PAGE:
By Kenneth M. Brooks, Conrad V. W. Mahnken
Fisheries Research, Volume 62, Issue 3, June 2003, Pages 255-293, ISSN 0165-7836, DOI: 10.1016/S0165-7836(03)00064-X.

The second paper evaluating the environmental risks associated with the culture of Atlantic salmon in the Pacific Northwest addresses organic wastes released from net-pens. It begins with the minor effects caused by dissolved nutrients from organic waste in the water column, and then follows in some detail with the more significant environmental effects created by the deposition of waste onto the benthos under and adjacent to salmon farms. The information is supplemented with new data from case studies to elucidate the relationship between organic inputs from salmon farms, which cause changes in sediment chemistry resulting in predictable biological responses. The paper continues with a discussion of chemical and biological remediation of sediments near salmon farms, and ends with some conclusions on the varying degrees of risk from the presence and accumulation of organic wastes.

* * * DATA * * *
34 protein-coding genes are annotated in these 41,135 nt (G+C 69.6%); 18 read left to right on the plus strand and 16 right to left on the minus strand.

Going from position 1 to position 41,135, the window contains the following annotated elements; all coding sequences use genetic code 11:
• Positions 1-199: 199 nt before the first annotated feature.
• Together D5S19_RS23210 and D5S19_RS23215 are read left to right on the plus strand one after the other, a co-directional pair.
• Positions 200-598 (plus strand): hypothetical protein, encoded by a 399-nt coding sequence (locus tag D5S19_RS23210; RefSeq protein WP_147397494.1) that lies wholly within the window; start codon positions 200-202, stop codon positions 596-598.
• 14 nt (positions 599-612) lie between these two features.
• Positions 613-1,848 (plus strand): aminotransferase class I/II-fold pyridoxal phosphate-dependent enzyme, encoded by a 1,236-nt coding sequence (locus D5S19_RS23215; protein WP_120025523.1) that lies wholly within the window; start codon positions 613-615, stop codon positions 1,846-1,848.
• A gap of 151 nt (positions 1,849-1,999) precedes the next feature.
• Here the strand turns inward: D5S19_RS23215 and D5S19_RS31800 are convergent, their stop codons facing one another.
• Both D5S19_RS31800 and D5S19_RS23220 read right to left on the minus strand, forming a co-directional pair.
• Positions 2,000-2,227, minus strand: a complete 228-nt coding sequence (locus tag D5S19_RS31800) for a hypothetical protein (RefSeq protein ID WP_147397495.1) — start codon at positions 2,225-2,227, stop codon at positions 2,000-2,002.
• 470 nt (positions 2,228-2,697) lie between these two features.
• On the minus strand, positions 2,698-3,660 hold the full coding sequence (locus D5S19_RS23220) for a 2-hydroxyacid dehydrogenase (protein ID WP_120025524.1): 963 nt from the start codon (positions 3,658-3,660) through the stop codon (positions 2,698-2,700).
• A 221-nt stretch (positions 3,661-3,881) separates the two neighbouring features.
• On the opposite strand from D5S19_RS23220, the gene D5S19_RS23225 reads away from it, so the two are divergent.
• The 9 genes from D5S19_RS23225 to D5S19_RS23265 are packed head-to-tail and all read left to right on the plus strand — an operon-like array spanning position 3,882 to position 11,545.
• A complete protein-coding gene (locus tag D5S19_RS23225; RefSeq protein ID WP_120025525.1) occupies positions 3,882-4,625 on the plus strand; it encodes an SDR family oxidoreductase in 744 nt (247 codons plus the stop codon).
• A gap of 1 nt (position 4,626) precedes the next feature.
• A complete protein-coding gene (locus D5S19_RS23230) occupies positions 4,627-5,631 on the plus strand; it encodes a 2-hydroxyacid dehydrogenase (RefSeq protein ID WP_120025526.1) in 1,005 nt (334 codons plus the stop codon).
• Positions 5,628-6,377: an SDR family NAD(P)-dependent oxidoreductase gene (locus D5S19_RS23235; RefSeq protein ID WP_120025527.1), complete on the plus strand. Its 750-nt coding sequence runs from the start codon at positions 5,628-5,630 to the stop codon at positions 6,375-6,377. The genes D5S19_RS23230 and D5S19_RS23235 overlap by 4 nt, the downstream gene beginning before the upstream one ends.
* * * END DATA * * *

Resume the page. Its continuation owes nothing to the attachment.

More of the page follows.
Keywords: Atlantic salmon; Environment; Organic wastes; Sediment chemistry; Sulfide; Macrofauna; Remediation

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